Efforts to reconstruct possible historical situations reflected in ‘Enthronement Hymns’ have generally met with little acceptance.
A great deal of literature could have been cited, but the footnote for that sentence consists only of Briggs’s Psalms (International Critical Commentary, 1906).
We can grant the Qoheleth-esque point that all our work fades away. Many of Warfield’s points haven’t stood the test of time. But here we have not a severed finger or discarded organ, but the corpse of an entire commentary: Briggs’s “state-of-the-art-in-1900″ scholarship has entered its reward, a cave as wide as history, with the word “dustbin” carved over the entrance.0 Comments
October 26, 2012 by Jason Hood
The perimeters of the collection thus are obedience (Psalm 1) and praise (Psalm 150).
In this way, the Psalter makes an assertion about the shape of life lived in Israel’s covenant by means of the canonical shape of the collection of the Psalms. Like the Psalter, life derived from and ceded back to Yahweh begins in obedience and ends in praise.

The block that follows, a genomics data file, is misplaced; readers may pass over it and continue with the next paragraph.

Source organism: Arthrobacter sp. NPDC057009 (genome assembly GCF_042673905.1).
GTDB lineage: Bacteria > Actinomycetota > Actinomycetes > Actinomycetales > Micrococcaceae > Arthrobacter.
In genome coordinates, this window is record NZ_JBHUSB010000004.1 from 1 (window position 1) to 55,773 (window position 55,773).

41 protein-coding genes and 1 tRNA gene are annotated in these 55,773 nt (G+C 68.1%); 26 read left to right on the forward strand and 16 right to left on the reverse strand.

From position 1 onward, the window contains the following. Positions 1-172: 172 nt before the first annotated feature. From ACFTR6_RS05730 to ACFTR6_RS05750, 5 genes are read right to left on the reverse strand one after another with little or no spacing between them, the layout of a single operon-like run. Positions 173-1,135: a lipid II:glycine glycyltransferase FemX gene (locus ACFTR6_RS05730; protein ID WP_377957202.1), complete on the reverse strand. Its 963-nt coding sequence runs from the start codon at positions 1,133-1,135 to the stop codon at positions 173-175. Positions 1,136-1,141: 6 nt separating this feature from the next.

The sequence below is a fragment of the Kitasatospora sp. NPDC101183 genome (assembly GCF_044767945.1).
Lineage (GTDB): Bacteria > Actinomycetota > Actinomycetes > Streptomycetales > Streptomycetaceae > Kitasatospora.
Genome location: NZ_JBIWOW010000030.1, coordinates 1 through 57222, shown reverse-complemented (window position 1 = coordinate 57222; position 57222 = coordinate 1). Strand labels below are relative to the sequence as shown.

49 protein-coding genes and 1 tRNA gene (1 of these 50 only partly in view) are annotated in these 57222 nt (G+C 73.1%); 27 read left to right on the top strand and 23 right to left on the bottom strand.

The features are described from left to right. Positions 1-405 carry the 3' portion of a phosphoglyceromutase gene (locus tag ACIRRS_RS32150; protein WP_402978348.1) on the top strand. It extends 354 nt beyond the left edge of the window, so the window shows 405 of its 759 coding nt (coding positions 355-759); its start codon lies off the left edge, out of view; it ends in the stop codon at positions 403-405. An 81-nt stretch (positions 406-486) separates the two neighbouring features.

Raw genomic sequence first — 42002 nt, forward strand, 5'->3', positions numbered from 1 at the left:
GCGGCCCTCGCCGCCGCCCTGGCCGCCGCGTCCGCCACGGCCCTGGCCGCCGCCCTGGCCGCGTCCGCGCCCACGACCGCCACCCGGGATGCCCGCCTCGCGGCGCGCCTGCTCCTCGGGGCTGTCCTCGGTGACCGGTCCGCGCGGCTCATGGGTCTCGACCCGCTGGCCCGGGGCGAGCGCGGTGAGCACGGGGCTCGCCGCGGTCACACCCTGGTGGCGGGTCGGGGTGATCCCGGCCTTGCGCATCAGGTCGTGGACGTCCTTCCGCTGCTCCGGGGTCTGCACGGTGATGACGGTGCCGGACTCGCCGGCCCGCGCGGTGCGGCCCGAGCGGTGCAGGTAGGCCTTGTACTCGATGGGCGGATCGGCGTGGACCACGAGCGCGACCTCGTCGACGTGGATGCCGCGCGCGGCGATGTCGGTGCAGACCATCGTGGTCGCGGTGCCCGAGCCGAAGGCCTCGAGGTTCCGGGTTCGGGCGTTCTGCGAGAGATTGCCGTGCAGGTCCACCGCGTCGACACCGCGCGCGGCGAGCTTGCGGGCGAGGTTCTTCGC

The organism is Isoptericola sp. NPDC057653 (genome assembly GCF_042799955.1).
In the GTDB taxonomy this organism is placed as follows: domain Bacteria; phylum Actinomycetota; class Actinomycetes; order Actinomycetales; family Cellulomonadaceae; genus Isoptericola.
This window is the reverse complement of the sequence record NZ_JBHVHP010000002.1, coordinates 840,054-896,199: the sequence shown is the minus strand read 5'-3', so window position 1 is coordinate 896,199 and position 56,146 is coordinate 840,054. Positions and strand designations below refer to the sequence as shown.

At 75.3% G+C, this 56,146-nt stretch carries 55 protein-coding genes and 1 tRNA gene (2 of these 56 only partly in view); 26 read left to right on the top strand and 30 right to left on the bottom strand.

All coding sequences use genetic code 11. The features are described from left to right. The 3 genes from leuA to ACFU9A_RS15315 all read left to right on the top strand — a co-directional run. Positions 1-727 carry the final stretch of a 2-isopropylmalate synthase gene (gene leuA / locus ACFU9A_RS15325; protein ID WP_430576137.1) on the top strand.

From outside of these faith claims, it may be argued that life in fact never is lived this way and never turns out this way. Inside the claims of this faith, however, Israel is relentless in its insistence that life works this way.
Life works this way inside the covenant because  God’s demands are non-negotiable and  because God’s fidelity is found reliable.
Walter Brueggemann, “Bounded by Obedience and Praise: The Psalms as Canon”0 Comments
October 24, 2012 by Jason Hood
There’s an interesting article by Charles Halton in the recent (2012) Scandinavian Journal for the Old Testament. Here’s the abstract:
Traditionally, biblical commentators either tone down the sexual tension within Ruth 3 or celebrate it with sensationalistic exuberance. However, theologians have not attempted to integrate the provocative nature of the passage into a theological understanding of the book or the character of Ruth. This essay outlines the reasons why Naomi’s plan is rightly interpreted as an attempt at sexual entrapment. Ruth follows this plan until the very last minute when she reveals herself and her intentions to Boaz. Both of these actions―showing fidelity to both Naomi and Boaz―exposed Ruth to potential harm and as such serves as a picture what ḥesed entails.